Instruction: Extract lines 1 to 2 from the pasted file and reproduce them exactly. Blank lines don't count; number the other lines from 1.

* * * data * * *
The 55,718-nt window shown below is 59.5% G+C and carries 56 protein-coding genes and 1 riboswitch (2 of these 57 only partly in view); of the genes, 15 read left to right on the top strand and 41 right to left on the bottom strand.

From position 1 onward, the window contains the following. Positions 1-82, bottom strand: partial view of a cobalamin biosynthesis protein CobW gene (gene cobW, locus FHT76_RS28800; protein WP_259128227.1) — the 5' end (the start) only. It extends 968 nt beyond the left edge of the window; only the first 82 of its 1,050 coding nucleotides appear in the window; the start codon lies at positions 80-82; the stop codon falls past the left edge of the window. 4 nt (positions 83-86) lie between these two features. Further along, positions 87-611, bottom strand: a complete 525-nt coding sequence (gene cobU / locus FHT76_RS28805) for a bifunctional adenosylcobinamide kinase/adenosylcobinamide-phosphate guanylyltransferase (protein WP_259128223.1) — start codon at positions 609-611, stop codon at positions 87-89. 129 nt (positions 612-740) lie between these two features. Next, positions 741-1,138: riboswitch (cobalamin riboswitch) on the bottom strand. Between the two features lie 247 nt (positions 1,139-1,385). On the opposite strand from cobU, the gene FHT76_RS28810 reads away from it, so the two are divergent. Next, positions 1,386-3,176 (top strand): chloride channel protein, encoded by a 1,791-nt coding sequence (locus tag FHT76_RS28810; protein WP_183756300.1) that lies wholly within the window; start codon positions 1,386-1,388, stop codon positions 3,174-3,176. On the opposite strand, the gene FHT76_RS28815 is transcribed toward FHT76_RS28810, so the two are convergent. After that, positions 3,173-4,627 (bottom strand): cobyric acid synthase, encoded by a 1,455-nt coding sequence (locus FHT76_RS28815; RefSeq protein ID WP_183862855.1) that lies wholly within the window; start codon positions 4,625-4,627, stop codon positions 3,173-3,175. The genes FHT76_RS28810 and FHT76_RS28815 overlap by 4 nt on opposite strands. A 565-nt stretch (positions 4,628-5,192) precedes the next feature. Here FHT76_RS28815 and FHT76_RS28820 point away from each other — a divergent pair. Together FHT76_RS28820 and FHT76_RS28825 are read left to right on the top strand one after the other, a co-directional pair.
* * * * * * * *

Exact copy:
The 55,718-nt window shown below is 59.5% G+C and carries 56 protein-coding genes and 1 riboswitch (2 of these 57 only partly in view); of the genes, 15 read left to right on the top strand and 41 right to left on the bottom strand.

From position 1 onward, the window contains the following. Positions 1-82, bottom strand: partial view of a cobalamin biosynthesis protein CobW gene (gene cobW, locus FHT76_RS28800; protein WP_259128227.1) — the 5' end (the start) only. It extends 968 nt beyond the left edge of the window; only the first 82 of its 1,050 coding nucleotides appear in the window; the start codon lies at positions 80-82; the stop codon falls past the left edge of the window. 4 nt (positions 83-86) lie between these two features. Further along, positions 87-611, bottom strand: a complete 525-nt coding sequence (gene cobU / locus FHT76_RS28805) for a bifunctional adenosylcobinamide kinase/adenosylcobinamide-phosphate guanylyltransferase (protein WP_259128223.1) — start codon at positions 609-611, stop codon at positions 87-89. 129 nt (positions 612-740) lie between these two features. Next, positions 741-1,138: riboswitch (cobalamin riboswitch) on the bottom strand. Between the two features lie 247 nt (positions 1,139-1,385). On the opposite strand from cobU, the gene FHT76_RS28810 reads away from it, so the two are divergent. Next, positions 1,386-3,176 (top strand): chloride channel protein, encoded by a 1,791-nt coding sequence (locus tag FHT76_RS28810; protein WP_183756300.1) that lies wholly within the window; start codon positions 1,386-1,388, stop codon positions 3,174-3,176. On the opposite strand, the gene FHT76_RS28815 is transcribed toward FHT76_RS28810, so the two are convergent. After that, positions 3,173-4,627 (bottom strand): cobyric acid synthase, encoded by a 1,455-nt coding sequence (locus FHT76_RS28815; RefSeq protein ID WP_183862855.1) that lies wholly within the window; start codon positions 4,625-4,627, stop codon positions 3,173-3,175. The genes FHT76_RS28810 and FHT76_RS28815 overlap by 4 nt on opposite strands. A 565-nt stretch (positions 4,628-5,192) precedes the next feature. Here FHT76_RS28815 and FHT76_RS28820 point away from each other — a divergent pair. Together FHT76_RS28820 and FHT76_RS28825 are read left to right on the top strand one after the other, a co-directional pair.